It’s the nature of a character-driven book such as this that it’s hard to identify protagonists and antagonists. Each character takes their turn at both; much as in real life, it’s largely a matter of perspective. Even in cases where the character seems more villainous than not, like James, or more saint than sinner, like Lily, their actions bely that simplified morality.
When James marries Materia over her parents’ disapproval, it seems for about two and a half pages that Fall On Your Knees will be a love story. Rugged Canadian of Irish descent makes good with daughter of Lebanese immigrants, settles down, and becomes a respected piano tuner. MacDonald lets us cling to this vision, as I said, for a few pages, spinning out the fantasy that James and Materia might be happy together. Having manipulated us by presenting it as a love-match between a precocious young woman and a headstrong young man, she pivots, pulls off the blinders, and shows us the other perspective:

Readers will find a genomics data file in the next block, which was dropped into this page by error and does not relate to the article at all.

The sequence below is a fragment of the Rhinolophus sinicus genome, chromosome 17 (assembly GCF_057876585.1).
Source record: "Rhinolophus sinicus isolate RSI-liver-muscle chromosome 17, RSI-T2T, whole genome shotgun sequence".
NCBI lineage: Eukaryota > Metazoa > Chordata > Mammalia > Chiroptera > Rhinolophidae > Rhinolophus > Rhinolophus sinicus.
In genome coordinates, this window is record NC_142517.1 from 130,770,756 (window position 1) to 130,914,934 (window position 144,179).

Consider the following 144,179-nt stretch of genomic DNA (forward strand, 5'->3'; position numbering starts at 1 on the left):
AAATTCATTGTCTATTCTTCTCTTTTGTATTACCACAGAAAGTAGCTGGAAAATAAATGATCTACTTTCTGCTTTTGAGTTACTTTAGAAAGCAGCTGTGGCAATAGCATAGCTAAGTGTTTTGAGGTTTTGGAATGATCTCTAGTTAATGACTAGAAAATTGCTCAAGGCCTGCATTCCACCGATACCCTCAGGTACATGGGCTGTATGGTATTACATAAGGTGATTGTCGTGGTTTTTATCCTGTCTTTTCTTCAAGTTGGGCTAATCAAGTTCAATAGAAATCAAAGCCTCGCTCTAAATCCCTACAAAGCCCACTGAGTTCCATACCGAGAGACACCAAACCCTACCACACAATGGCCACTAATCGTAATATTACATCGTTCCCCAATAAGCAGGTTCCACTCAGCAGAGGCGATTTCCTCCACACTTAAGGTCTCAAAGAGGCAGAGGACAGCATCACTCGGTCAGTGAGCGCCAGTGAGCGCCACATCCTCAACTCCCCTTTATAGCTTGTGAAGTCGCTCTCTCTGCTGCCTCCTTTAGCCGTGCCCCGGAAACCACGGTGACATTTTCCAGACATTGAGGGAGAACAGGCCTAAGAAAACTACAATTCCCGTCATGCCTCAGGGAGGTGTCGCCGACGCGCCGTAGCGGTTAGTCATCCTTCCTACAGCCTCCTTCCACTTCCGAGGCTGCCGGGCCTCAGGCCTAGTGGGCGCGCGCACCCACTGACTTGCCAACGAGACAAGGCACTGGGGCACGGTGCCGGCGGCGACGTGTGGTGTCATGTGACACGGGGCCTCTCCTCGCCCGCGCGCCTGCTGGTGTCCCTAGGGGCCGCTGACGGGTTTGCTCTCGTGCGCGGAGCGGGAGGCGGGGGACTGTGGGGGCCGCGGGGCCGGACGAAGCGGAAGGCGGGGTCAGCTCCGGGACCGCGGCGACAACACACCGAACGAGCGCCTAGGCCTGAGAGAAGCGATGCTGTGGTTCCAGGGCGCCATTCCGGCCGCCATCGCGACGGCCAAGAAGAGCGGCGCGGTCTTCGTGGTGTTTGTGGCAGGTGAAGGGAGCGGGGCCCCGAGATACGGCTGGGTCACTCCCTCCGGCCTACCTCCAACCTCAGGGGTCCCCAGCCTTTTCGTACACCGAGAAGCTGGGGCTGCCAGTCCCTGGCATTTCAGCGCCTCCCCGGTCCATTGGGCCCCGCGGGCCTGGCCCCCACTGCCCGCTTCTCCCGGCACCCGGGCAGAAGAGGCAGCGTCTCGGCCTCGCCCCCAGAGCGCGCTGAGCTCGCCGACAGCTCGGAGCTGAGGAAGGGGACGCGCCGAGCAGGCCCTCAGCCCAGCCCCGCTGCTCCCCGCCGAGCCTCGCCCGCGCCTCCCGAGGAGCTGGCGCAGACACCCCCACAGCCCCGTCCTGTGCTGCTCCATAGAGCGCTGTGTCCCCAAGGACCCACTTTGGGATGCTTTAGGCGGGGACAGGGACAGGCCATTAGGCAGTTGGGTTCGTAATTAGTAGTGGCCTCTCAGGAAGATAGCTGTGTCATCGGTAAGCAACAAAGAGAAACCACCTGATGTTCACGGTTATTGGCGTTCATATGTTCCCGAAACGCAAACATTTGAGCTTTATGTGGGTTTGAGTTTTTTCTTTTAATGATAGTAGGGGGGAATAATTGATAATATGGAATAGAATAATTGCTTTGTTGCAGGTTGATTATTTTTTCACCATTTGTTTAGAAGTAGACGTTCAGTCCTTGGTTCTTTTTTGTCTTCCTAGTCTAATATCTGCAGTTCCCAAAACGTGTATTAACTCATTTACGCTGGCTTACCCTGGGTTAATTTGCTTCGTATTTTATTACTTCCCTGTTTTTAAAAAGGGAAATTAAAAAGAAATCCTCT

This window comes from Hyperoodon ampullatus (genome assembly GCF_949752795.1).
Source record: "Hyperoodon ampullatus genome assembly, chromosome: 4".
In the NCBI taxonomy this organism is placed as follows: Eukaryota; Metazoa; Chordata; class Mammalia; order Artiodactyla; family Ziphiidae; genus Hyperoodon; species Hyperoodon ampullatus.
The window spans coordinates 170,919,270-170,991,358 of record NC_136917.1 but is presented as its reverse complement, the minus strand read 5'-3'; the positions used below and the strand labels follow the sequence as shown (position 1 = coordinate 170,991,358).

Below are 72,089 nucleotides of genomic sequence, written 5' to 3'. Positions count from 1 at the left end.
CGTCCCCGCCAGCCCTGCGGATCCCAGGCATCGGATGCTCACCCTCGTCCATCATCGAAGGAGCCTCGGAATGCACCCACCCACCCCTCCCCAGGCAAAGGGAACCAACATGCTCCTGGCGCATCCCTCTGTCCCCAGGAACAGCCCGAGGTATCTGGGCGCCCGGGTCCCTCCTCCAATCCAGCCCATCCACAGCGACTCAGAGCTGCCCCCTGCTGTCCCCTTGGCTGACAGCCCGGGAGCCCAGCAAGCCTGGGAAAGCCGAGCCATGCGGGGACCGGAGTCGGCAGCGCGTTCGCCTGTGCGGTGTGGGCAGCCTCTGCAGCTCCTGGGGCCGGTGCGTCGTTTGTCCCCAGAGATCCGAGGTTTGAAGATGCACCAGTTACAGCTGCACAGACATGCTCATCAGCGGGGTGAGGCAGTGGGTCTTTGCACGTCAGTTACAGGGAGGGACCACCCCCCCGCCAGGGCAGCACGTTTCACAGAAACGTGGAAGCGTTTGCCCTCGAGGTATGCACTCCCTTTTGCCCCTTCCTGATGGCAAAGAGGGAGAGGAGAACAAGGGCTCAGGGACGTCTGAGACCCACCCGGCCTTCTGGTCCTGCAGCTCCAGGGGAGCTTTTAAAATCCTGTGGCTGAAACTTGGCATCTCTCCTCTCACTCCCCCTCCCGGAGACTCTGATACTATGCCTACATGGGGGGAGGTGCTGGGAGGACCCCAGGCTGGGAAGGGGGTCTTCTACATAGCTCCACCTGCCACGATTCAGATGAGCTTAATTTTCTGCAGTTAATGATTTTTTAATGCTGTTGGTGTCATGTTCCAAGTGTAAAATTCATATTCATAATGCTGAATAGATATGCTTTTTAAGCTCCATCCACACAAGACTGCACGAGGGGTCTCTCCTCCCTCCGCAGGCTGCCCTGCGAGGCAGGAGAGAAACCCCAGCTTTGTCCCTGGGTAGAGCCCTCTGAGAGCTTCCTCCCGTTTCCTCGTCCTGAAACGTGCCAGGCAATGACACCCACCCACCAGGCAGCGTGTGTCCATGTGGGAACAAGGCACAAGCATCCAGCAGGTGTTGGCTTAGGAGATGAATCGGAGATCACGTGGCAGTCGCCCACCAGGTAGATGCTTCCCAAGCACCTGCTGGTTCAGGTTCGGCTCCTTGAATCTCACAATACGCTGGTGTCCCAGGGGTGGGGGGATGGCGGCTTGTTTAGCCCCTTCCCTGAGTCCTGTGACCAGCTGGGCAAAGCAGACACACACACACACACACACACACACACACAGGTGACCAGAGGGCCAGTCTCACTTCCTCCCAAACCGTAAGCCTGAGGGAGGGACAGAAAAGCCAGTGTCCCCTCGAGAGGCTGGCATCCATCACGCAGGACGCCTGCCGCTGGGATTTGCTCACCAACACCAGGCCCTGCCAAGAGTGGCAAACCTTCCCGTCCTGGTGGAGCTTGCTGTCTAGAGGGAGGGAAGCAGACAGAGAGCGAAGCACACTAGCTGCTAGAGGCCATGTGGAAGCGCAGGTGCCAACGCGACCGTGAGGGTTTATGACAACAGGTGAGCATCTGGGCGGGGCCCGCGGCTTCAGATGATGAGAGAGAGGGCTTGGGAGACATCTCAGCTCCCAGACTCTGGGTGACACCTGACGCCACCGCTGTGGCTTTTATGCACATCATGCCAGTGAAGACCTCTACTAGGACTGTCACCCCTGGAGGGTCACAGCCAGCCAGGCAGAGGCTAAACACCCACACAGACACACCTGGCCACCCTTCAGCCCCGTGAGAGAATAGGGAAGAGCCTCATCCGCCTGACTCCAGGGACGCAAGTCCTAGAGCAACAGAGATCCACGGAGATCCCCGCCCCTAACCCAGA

But deep down he winced at the thought of showing Materia to anyone. He was grateful they lived in the middle of nowhere. It wasn’t that he didn’t love her any more, he did. It was just that, recently, it had struck him taht other people might think there was something strange. They might think he’d married a child.